There has been a "significant" decrease in public library usage over the last decade, with usage falling 14.3 percentage points since 2005, new figures have revealed.
The report, commissioned by the DCMS in partnership with Arts Council England and entitled Taking Part: a focus on libraries, measured the number of people who use libraries and looked at the most common reasons for changes in individual library use over time.
The report showed that 33.9% of adults had visited a public library in the year October 2014 to September 2015, which is down from 48.2% in 2005/06. Looking across all adult age groups, the report shows that the largest decrease in the proportion of adults who use the library has been among 16 to 24 year olds - 51% of adults aged 16 to 24 used a public library in 2005/06, but only 25.2% used a library in the year October 2014 to September 2015.
The report also found that a "significantly" higher proportion of adults from BAME (black, asian and minority ethnic) groups used a library in the year ending September 2015, than adults from the white ethnic group (49.3% compared with 31.8%). Although there has been a significant decline in library use by adults in both groups since 2005/06, the report revealed the gap between ethnic groups is increasing - in 2005/06 there was a difference of 10.3 percentage points between the two groups; in the latest year there was a difference of 17.5 percentage points.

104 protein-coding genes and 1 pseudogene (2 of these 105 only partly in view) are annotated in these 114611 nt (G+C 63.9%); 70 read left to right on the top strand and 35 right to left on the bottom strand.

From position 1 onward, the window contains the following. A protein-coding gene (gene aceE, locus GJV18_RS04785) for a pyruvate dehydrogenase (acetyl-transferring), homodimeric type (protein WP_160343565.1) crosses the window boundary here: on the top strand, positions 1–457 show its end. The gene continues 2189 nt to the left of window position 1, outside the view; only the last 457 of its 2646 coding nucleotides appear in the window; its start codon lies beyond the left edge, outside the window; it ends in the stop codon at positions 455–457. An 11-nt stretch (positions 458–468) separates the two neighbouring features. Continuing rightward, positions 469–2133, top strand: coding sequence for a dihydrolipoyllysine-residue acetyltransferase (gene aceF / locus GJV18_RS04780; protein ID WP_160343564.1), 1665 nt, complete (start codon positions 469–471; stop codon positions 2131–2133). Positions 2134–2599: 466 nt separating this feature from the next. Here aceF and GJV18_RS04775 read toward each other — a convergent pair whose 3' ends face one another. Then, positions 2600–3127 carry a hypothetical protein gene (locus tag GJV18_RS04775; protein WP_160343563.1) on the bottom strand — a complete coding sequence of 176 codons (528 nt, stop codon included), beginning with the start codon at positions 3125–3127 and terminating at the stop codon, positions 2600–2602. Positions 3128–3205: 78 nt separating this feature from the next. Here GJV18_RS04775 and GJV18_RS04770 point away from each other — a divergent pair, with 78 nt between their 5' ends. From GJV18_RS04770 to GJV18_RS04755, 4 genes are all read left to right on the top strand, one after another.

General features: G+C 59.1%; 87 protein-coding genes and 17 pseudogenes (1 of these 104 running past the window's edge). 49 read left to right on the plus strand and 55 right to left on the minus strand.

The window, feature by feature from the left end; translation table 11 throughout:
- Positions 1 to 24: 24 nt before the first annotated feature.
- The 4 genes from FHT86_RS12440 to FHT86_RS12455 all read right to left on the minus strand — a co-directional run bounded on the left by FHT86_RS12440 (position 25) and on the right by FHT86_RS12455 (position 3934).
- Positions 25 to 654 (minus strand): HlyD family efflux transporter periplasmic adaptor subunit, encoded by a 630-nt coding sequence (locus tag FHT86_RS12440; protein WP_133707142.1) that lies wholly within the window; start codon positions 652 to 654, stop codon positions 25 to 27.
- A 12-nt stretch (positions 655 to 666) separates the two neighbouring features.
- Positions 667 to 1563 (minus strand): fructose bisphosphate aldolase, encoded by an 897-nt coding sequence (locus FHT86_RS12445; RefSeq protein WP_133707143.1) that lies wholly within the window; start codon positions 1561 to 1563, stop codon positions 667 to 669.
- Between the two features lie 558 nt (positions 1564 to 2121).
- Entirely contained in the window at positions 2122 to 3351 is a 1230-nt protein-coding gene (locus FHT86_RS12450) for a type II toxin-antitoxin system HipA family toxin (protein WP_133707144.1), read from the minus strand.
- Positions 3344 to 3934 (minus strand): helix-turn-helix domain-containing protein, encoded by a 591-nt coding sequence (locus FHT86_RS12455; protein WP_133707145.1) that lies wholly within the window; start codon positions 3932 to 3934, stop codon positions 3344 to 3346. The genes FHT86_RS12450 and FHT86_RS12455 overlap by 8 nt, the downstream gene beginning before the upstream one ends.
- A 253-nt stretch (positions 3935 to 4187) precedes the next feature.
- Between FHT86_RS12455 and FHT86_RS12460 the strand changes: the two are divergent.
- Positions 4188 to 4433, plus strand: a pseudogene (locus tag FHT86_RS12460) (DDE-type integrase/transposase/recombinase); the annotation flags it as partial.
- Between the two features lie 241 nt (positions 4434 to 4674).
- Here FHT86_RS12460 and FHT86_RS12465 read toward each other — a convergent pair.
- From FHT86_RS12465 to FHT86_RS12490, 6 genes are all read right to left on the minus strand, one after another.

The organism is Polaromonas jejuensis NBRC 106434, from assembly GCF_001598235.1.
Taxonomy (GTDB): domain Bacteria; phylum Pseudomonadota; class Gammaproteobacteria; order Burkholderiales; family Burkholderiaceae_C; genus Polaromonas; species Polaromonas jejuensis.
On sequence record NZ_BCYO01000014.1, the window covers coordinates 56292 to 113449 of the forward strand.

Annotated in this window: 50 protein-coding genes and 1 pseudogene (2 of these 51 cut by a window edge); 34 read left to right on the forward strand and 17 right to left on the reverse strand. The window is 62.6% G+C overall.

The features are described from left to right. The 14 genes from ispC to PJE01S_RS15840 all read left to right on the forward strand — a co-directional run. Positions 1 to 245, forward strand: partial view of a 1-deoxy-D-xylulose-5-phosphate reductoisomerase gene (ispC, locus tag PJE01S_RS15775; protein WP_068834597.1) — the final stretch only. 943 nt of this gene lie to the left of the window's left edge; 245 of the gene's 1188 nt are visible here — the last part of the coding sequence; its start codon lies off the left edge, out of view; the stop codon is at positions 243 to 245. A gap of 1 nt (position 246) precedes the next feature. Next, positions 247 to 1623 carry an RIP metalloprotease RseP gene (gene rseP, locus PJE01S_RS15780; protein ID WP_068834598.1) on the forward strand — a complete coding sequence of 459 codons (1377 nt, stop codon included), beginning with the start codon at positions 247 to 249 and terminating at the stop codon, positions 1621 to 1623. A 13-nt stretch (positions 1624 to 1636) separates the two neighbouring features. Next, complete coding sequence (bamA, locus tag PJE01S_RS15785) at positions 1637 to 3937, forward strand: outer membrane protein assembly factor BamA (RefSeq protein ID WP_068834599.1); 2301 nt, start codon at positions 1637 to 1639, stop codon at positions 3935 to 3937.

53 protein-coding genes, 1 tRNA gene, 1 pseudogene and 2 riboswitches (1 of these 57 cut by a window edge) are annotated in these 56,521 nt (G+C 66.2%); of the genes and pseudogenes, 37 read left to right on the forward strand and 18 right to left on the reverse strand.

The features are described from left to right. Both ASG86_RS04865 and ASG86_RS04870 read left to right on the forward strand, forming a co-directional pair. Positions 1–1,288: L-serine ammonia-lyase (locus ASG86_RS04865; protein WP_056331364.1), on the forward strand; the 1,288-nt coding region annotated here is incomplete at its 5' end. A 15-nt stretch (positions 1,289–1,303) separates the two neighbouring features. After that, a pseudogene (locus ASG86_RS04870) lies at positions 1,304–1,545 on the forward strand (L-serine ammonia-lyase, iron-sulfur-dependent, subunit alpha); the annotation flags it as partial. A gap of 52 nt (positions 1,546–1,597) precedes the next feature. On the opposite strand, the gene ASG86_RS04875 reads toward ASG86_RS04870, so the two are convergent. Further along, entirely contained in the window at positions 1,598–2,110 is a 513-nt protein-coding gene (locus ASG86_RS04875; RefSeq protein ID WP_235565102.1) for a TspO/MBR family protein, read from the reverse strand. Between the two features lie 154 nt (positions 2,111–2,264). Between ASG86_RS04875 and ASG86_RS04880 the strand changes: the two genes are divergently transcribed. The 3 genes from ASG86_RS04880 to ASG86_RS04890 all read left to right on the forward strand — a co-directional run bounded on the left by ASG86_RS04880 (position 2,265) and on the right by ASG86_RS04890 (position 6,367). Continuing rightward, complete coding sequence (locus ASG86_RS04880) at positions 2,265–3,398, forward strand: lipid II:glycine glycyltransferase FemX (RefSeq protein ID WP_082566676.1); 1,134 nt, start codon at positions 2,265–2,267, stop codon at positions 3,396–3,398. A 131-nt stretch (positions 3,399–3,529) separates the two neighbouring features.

Over the same period, the survey showed that more adults from the upper socio-economic group used a library than adults from the lower socio-economic group, 36.4% compared with 30.2%.
The survey also found that adults who live with children are significantly more likely to use public library services than adults who do not live with children. In the year between October 2014 and September 2015, 39.9% of households with one child used a library, 46.9% of households with two children and 47.5% of households with three or more children used a library. These proportions are significantly greater than the proportion among households with no children, which is 23.9%.
The survey also re-interviewed the same individuals annually in order to assess reasons for increased or decreased library use. Of the respondents interviewed, 21% visited libraries less often by the third interview, while 14% visited more frequently. The main reason for using libraries more often was to “encourage my child to read books”, which was cited by 20% of adults. A further 18% said their increased library usage was due to a desire to read more, and 15% simply had more time.
The most common reason for a decline in library use was having less free time, cited by 25%. A further 17% said it was due to buying or getting books elsewhere and 12% said they were now reading e-books instead.